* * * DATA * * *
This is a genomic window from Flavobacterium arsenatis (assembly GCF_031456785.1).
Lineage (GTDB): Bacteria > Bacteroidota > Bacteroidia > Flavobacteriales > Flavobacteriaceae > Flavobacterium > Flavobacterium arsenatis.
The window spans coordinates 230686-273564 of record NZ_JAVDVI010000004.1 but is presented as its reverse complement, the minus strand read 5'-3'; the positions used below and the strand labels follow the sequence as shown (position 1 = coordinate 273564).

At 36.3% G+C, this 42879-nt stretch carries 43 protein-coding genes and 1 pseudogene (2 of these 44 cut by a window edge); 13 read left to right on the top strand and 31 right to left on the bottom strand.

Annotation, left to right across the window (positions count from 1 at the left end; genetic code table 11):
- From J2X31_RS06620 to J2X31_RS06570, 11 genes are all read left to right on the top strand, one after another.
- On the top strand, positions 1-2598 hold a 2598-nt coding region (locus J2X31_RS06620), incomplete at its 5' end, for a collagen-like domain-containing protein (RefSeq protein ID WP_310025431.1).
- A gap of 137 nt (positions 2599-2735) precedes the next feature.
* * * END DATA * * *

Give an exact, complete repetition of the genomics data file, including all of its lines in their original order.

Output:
This is a genomic window from Flavobacterium arsenatis (assembly GCF_031456785.1).
Lineage (GTDB): Bacteria > Bacteroidota > Bacteroidia > Flavobacteriales > Flavobacteriaceae > Flavobacterium > Flavobacterium arsenatis.
The window spans coordinates 230686-273564 of record NZ_JAVDVI010000004.1 but is presented as its reverse complement, the minus strand read 5'-3'; the positions used below and the strand labels follow the sequence as shown (position 1 = coordinate 273564).

At 36.3% G+C, this 42879-nt stretch carries 43 protein-coding genes and 1 pseudogene (2 of these 44 cut by a window edge); 13 read left to right on the top strand and 31 right to left on the bottom strand.

Annotation, left to right across the window (positions count from 1 at the left end; genetic code table 11):
- From J2X31_RS06620 to J2X31_RS06570, 11 genes are all read left to right on the top strand, one after another.
- On the top strand, positions 1-2598 hold a 2598-nt coding region (locus J2X31_RS06620), incomplete at its 5' end, for a collagen-like domain-containing protein (RefSeq protein ID WP_310025431.1).
- A gap of 137 nt (positions 2599-2735) precedes the next feature.